Saturday marks 60 years since the United States dropped the atomic bomb on Hiroshima; the bombing of Nagasaki followed three days later.
While not an anniversary that many people want to remember, local peace-activist Vince Eirene says events like the war in Iraq make the day too important to forget. Especially with the Department of Defense's Software Engineering Institute located at Carnegie Mellon University.
"What I and others are doing is conducting a non-violent counter-presence to the violent presence of the DOD's Software Engineering Institute," Eirene says. "The anniversary of the devastation in Hiroshima is the perfect time to call attention to the conventional- and nuclear-weapons research our government conducts."
A 24-hour vigil at the SEI began Monday with heavy bannering and leafleting. The event is to culminate with Saturday's "day of action," which includes talks, performances, a reading of Thomas Merton's poem "Original Child Bomb" and, finally, a march around the SEI.
Also this week, as part of the worldwide Shadow Project, the SEI is to be surrounded by chalk shadows, representing the human shadows burnt into the streets during the Hiroshima and Nagasaki bombings.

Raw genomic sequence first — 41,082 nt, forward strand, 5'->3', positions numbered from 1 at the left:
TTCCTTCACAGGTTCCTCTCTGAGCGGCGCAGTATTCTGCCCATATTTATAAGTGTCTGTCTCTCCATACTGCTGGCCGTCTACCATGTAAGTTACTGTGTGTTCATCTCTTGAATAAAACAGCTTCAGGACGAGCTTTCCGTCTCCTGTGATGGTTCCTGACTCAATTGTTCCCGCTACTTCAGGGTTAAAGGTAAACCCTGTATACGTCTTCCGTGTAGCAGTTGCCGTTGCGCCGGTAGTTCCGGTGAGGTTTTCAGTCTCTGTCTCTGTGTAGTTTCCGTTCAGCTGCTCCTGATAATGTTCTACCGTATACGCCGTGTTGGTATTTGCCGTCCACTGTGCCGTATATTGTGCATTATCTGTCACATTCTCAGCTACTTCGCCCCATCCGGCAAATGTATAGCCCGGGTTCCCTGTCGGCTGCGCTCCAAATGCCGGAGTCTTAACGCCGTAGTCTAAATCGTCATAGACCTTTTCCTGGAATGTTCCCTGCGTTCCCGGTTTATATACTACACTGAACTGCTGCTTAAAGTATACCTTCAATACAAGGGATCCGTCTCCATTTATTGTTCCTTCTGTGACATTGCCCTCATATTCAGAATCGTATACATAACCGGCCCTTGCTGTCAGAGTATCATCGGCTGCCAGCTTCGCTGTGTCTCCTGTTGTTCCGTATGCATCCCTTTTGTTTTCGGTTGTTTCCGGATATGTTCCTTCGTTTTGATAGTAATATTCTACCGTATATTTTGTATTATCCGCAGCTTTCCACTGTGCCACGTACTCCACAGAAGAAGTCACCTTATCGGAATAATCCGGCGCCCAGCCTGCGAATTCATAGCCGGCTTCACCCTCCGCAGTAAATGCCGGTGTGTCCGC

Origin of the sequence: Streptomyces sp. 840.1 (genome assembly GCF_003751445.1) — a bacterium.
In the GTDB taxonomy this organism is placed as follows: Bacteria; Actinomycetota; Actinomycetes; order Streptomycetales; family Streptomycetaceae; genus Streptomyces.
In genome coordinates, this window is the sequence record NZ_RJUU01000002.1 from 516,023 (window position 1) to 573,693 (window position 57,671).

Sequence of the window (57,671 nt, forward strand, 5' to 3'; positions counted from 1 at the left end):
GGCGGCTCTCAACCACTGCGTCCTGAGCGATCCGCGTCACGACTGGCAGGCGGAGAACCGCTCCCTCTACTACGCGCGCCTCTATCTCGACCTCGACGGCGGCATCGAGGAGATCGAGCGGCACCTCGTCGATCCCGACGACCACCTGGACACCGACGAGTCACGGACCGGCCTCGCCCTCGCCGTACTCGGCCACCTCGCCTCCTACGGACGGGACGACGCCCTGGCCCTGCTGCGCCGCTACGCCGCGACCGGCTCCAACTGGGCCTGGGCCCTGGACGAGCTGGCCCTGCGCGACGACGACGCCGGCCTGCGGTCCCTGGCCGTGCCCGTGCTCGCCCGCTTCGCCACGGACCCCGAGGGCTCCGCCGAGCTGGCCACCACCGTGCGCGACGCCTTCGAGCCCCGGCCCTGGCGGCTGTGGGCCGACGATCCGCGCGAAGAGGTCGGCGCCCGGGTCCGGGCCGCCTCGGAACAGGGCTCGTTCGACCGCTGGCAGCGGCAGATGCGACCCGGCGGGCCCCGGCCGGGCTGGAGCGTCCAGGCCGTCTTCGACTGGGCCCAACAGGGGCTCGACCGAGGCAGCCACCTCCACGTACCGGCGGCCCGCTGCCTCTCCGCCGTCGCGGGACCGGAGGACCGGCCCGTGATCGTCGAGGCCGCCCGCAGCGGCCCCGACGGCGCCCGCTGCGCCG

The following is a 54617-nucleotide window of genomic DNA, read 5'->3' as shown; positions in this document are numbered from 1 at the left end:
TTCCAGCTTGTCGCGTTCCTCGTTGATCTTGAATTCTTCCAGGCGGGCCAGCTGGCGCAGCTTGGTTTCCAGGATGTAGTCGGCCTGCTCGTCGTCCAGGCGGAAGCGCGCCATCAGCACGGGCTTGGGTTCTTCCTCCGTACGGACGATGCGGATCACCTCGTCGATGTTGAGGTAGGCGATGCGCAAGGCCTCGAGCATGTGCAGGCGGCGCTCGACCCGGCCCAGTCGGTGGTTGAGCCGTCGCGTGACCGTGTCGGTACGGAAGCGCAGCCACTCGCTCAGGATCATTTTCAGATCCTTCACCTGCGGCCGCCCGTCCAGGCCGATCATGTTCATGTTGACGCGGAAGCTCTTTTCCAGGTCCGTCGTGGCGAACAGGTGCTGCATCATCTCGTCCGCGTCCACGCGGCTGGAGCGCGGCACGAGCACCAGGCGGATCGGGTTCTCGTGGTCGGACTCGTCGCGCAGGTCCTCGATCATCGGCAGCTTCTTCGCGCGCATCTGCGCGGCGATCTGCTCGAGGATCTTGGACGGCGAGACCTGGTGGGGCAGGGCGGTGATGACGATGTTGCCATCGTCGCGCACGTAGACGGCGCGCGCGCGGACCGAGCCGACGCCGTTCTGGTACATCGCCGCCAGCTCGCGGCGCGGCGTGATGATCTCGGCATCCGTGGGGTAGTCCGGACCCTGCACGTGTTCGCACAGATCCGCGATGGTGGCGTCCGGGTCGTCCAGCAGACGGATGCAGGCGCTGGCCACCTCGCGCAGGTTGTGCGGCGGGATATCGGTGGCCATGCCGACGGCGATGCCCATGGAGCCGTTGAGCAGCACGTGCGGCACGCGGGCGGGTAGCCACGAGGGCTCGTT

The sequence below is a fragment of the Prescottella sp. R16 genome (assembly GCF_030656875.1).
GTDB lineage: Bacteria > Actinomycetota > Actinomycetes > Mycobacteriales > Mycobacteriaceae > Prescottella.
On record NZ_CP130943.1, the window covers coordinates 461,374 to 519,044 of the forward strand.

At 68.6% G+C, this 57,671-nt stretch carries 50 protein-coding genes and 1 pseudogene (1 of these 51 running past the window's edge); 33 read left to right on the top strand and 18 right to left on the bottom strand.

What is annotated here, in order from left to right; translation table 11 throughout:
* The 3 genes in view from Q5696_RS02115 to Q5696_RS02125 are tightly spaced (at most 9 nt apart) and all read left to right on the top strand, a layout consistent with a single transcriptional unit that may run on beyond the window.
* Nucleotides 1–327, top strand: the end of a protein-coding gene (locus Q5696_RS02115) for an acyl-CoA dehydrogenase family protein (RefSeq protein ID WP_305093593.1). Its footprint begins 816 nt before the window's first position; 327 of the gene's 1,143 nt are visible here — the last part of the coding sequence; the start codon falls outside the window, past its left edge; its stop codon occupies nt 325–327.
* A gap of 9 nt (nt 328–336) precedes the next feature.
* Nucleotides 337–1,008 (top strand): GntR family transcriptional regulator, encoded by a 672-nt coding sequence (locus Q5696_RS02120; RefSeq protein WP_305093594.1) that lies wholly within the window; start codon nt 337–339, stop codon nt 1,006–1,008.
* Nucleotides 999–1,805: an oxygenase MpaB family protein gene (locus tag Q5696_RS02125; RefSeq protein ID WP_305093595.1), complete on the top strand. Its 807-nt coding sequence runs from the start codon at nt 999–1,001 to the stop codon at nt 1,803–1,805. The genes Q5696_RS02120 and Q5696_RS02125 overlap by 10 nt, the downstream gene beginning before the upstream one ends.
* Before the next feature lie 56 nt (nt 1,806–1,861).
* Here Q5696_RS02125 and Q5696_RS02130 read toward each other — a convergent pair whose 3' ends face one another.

Eirene says he has been involved with SEI protests since 1988. Volunteers this year have been sparse, but he says the event always seems to snowball once the week-long vigil starts.
The event is endorsed by the Thomas Merton Center's Anti-War Committee, Black Voices for Peace, Women's International League for Peace and Freedom and Abolition 2000.
As the war in Iraq trudges on, Eirene hopes the protest will remind people that the original nuclear attacks ended what began as a conventional war. Says Eirene, "If it's one thing we learned from Hiroshima, it's that conventional warfare is the fuse to using nuclear weapons."International Shadow Project, www.shadowprojecthome.org